Is it a signal of bigger changes that the ball children now parody Jay-Z and Juvenile while performing to their music? That they vogue with greater acrobatic skill than ever and parody gang hand signals as part of their show? That children from all-female houses walk in male categories with such unnerving conviction that they make the performance-art antics of most drag kings look feeble? “It’s about the surprise in it,” said 19-year-old Tiya Latex, a young woman attired in the male hip hop winter uniform of superlarge Fubu jeans and a hooded down parka. “You take the expectations of how people think you’re going to perform,” said Latex’s friend, 18-year-old Antonio Milan. “Then you turn it fiercely on the runway. But then I give it that femmeness and cuntness to show I’m still a lady.”
Milan was dancing that night in a category called New Way Vogue With Dramatics, a form of dancing that’s both acrobatic and exaggeratedly masculine. “It’s the most exciting category now,” explained Wolfgang Busch, a filmmaker who has been documenting the revitalized ball scene for the past three years. “The old-way vogue people don’t necessarily respect it as much. But the scene is coming back. The hype is back out. The new generation is coming in and it’s very dramatic. In the female categories, they fight each other and compete fiercely for that trophy. If you know the language of the children, they really bring it and serve it in a fanatical way.”
** “People don’t understand” the continuing importance of the houses, said Andre Collins, DJ at the Bronx’s Warehouse and something of a legend himself in the club music underground. “They think it all ended with Paris Is Burning. Those legends—Paris and Pepper and Dorian—are important, but what nobody realizes is that the concept has transferred from one generation to another. Hip hop and r&b has taken a large portion of the ball scene.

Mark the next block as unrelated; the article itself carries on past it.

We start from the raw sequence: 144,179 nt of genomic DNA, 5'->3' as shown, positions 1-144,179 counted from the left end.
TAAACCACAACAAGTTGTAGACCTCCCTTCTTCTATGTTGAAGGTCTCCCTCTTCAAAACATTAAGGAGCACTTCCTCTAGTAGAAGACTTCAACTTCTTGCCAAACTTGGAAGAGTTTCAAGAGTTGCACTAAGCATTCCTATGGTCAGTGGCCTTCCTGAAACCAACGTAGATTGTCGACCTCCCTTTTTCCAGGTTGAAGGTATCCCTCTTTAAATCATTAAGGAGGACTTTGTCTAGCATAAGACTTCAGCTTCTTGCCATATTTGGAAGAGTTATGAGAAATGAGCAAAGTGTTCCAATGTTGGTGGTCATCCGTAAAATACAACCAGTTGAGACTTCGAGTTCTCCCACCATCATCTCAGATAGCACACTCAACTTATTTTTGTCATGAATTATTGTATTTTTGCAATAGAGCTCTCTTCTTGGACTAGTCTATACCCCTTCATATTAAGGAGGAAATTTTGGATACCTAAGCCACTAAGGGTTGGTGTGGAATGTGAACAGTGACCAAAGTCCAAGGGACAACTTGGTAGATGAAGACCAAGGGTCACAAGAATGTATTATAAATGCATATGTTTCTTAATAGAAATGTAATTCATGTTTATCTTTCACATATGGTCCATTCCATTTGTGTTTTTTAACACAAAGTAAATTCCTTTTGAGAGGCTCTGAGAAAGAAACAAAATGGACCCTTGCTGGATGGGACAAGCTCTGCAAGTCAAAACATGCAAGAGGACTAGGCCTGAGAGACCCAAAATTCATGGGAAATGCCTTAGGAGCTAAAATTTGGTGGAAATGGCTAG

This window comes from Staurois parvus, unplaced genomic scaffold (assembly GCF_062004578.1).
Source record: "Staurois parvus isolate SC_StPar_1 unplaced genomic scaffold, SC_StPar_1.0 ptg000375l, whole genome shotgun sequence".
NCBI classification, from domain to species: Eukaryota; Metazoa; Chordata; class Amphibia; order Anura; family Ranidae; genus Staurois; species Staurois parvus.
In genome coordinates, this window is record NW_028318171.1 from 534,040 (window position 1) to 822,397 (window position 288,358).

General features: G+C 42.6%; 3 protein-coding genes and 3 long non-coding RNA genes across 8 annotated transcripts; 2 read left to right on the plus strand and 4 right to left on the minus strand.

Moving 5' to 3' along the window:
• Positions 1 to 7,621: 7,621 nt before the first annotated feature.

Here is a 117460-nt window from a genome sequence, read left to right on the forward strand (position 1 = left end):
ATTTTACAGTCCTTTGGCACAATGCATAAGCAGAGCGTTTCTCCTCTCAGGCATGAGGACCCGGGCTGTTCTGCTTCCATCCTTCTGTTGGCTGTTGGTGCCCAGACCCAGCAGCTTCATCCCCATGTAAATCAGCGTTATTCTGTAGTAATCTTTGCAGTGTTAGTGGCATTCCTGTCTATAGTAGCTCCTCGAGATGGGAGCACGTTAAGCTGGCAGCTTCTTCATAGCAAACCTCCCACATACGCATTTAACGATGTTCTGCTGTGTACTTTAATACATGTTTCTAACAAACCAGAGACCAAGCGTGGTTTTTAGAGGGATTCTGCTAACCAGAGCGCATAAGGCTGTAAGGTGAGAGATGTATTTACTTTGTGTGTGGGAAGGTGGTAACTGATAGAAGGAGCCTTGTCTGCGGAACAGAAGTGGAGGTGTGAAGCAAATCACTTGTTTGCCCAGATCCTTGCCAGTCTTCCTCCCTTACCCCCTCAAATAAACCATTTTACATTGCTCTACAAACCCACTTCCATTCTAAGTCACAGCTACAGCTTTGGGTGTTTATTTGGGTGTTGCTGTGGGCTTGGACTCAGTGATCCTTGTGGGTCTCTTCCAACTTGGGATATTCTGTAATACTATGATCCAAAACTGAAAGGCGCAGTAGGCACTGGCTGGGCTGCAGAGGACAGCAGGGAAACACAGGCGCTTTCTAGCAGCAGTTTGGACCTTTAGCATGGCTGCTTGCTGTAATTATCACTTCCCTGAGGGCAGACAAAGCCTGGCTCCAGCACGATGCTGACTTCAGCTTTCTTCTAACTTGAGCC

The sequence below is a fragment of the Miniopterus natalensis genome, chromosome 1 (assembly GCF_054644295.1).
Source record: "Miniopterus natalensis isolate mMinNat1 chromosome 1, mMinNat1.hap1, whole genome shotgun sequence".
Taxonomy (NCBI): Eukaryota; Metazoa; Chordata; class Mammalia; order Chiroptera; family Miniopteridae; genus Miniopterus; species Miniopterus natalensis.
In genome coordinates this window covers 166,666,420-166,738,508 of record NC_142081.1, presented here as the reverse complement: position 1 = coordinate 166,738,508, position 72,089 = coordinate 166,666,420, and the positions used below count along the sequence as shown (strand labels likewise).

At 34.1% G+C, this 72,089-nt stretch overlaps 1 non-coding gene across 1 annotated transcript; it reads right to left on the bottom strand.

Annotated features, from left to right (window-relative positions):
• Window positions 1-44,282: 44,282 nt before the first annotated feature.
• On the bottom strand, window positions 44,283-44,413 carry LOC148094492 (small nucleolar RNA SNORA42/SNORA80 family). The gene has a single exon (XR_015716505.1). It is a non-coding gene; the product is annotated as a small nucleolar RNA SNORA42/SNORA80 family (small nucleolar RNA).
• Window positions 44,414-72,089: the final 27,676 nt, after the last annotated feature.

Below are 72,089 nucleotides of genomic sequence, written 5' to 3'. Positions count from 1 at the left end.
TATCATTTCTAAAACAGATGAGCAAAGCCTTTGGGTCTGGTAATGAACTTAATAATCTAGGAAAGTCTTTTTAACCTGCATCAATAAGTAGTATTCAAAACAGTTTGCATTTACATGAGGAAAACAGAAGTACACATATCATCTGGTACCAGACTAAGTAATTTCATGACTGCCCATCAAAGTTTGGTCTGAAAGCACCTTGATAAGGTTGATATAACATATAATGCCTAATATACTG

“You have to realize,” Collins went on, “that, from the onset, there has been a need for gay people to have a unity. Being a homosexual, a lot of these kids have been ostracized, beat up by their families, thrown out of their homes. It’s no different now than when I was a kid. Some of these kids are homeless and struggling. They don’t know how much talent and ability they have going on. So, if they join a house, they can belong somewhere. They can be part of a team.”
Of course, in the old days, those teams were often little more than minisyndicates, each house specializing in a particular crime. There was a time when the children from one well-known house were all expert shoplifters, while those from another ran a credit-card-theft and check-kiting scam. It’s a measure of how much things have changed that one of the evening’s best-dressed people, Gerald Dupree LaBeija, could point to his costly clothing (Fendi hat and gloves, Vivienne Westwood shirt, suede Helmut Lang trousers) and say, “I bought all of it!”
A self-proclaimed “former professional klepto,” LaBeija now considers himself a role model for the next generation of children, hundreds of whom crammed the club on a frigid winter night. “I’m an old-way legend in recovery,” said LaBeija. “Four years clean and serene. I don’t mop,” or shoplift, “anymore because, for one thing, you mop you get locked.” Another reason is this: “When Avis Pendavis was dying four years ago, I held her in my hands and that was a wake-up call. Now I get out there and teach these children to practice safe sex and not to do drugs. But I don’t just tell them how to live! I show them!” At this, LaBeija sucked in his cheeks, flung his hands in the air, and struck a timeless pose.
This article from the Village Voice Archive was posted on January 11, 2000